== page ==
MCKERRON, BRECHIN, Ó HEADHRA - Le Chèile
Three big names and an even bigger sound. That's what I said about the first of these trio albums back in 2008, and it's as true now as it was then. Charlie McKerron of Capercaillie fame has replaced the overworked Bruce MacGregor on fiddle, making an equally strong triangle with accordion chameleon Sandy Brechin and Gaelic songster Brian Ó hEadhra. Five songs and eight instrumental tracks on Le Chèile span old and new, fast and slow, Scots and Irish, and even a little of the New World to add to our European Celtic heritage.
The songs are front-loaded, with John Richard Douglas' Wild Mountainside and Ó hEadhra's own philosophical allegory The Liberty opening this recording, split only by a rattling set of pipe jigs. Brian's voice is suited to a slower delivery, rich and rounded, “smooth with a capital smoo”, and he turns the ancient lament Mo Nighean Donn Bhòidheach into a crooner's showpiece. Fare Thee Well Enniskillen lightens the mood a little - nobody dies - and McKerron's gorgeous Tune For George Welsh begins the build-up to this CD's finale. Two contemporary trad tunes, Lace Bobbin Man by Simon Bradley and Cavan Potholes by Dónal Lunny, bring us to the well-known Ho Ro My Nut Brown Maiden, sung in the original Gaelic.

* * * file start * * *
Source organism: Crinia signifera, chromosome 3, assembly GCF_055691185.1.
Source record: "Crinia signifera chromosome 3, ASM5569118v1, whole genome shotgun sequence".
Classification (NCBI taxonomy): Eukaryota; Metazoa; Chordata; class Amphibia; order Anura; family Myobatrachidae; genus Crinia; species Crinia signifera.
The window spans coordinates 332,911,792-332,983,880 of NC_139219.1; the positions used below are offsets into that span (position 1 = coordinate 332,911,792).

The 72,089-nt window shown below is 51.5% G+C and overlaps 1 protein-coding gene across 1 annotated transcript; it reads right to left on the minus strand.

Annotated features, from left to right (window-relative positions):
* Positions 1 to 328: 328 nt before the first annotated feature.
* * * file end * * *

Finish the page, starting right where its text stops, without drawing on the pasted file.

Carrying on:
The concluding track of Le Chèile is the culmination of instrumental artistry which includes a couple of powerful strathspeys, some dazzling fiddle on Iain MacPherson's Reel with hints of Bulgarian Red, a deliciously laid-back ride through Steve Cooney's Each Little Thing, three heavyweight pipe marches, and a trio of oldtime American reels. Charlie, Sandy and Brian wrap things up with the traditional jig, Blue Bonnets, and two of their own compositions: Brechin's Mr And Mrs Linklater Of Cedarwood and McKerron's more succinct Craggan Rock. There's no box set as such, but still plenty of variety from this top quality trio.
This review appeared in Issue 143 of The Living Tradition magazine